My one hope for schools is contributive learning––that students will all develop self-understanding, knowledge, competency, and lasting connections and, in so doing, add to the world. I’ve been on its trail throughout my career, and I’ve never met anyone opposed to its outcomes. We all want our kids to feel meaning and fulfillment. But I also have never set foot in a place where I haven’t heard,

“Yes, that’s what we want, and it’s what our kids need, but we’re stuck in THE SYSTEM––we can’t have the one without changing the other.”

But then, still, we see outcomes change. School communities commit to contributive learning, and their members find meaning and add to the world.

So, are they wrong? Does the system not matter? Are schools wrong to say that it has to be changed?

Emphatically, no––schools have it right. Contributive learning demands system change. You can’t have the one without changing the other.

I’ve chased that elusive idea as well––“the system” and all that it’s come to embody––with all kinds of schools and all over the world. And, at the moment we finally corral it, when we lift off its mask we reveal . . . ourselves. What changes are people, and that is enough.

It’s not hard to see why this gets overlooked. For many, the system just is––end of story. It’s out there, external, and acting upon us. It dictates what happens and how we behave.

But, in reality, we’re more active players. The system’s what we do, what we think, who we are––we, in reality, act upon it. So, when we change, the system does, too.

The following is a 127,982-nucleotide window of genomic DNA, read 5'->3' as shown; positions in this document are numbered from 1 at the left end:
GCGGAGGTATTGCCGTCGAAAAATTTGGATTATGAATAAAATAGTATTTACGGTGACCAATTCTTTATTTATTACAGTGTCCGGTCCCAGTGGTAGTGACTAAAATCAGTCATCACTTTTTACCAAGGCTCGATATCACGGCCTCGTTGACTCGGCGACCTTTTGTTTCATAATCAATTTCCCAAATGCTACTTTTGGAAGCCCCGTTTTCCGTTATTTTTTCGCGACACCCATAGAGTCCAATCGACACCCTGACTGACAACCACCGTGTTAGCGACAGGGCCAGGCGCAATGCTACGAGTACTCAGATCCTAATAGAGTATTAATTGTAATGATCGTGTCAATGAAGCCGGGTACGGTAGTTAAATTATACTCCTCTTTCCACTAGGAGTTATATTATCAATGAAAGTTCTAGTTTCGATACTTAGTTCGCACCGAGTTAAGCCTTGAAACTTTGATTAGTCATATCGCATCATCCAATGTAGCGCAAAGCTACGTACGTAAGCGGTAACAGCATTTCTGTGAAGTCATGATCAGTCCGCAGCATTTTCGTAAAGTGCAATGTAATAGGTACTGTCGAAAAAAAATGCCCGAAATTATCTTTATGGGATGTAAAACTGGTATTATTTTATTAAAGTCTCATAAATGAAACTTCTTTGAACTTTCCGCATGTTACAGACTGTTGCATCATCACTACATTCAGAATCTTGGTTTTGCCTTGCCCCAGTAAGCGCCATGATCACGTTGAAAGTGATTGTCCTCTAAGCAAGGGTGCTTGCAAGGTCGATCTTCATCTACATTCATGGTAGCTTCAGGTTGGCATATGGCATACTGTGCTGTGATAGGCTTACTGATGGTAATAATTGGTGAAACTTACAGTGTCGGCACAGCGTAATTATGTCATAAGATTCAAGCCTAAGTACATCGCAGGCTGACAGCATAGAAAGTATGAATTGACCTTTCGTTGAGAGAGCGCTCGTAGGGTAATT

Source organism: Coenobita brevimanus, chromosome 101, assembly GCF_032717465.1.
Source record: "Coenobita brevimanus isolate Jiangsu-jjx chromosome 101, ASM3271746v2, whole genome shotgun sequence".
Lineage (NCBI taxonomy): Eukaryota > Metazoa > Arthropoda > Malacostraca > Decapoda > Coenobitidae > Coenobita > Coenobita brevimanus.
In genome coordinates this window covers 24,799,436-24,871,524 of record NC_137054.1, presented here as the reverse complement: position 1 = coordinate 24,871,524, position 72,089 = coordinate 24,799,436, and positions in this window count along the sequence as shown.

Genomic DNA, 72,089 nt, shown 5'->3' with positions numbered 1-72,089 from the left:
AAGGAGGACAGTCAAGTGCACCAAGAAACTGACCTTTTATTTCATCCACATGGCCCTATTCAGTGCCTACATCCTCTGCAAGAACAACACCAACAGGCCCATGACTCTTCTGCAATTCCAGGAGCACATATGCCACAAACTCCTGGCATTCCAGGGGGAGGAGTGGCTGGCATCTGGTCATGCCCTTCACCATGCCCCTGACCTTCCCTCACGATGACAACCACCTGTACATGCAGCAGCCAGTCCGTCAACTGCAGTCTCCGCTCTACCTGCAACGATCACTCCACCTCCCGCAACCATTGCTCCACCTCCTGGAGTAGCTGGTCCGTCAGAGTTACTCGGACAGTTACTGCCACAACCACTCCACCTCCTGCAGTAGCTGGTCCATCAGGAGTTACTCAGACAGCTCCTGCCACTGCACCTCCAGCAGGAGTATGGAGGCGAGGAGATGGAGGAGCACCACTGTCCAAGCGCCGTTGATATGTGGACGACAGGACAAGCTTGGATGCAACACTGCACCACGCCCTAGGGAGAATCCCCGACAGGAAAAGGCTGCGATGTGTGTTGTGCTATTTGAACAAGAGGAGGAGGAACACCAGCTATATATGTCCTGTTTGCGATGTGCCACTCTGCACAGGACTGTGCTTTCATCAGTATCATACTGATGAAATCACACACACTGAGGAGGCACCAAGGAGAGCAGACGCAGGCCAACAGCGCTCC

System change is people change––that is the story. And if you want change to happen, it starts with a Change Team. Form up a team at any level of the school system (be it a school, a school district, or elsewhere), and then, with your Change Team,

  1. Start with YourselvesWho are we, really?
    Start off by getting to know who you are and investing in the well-being of the people around you.
  2. Pinpoint Your PurposeWhy are we here?
    What is our purpose as educators, as a school, as learners and people, and as a community?
  3. Dive into Outcomes – What do we want?
    Examine the outcomes of contributive learning––self-understanding, knowledge, competency, and connection––and think about how you can bring them to life.
  4. Plot Your PositionWhere are we now?
    Be honest and open about your current position in relation to each of the outcomes you want, and think about what you can do to improve.
  5. Commit to ContributionAre we ready to commit?
    If contributive learning is what you want for your students, make the commitment, and then make the change.

These first five phases of the Change Team Experience guide school communities to contributive learning. So the next time you feel that the weight of the system is holding you back from what you want for your students, look to the Change Team Experience for questions, join up with others, and start with yourselves.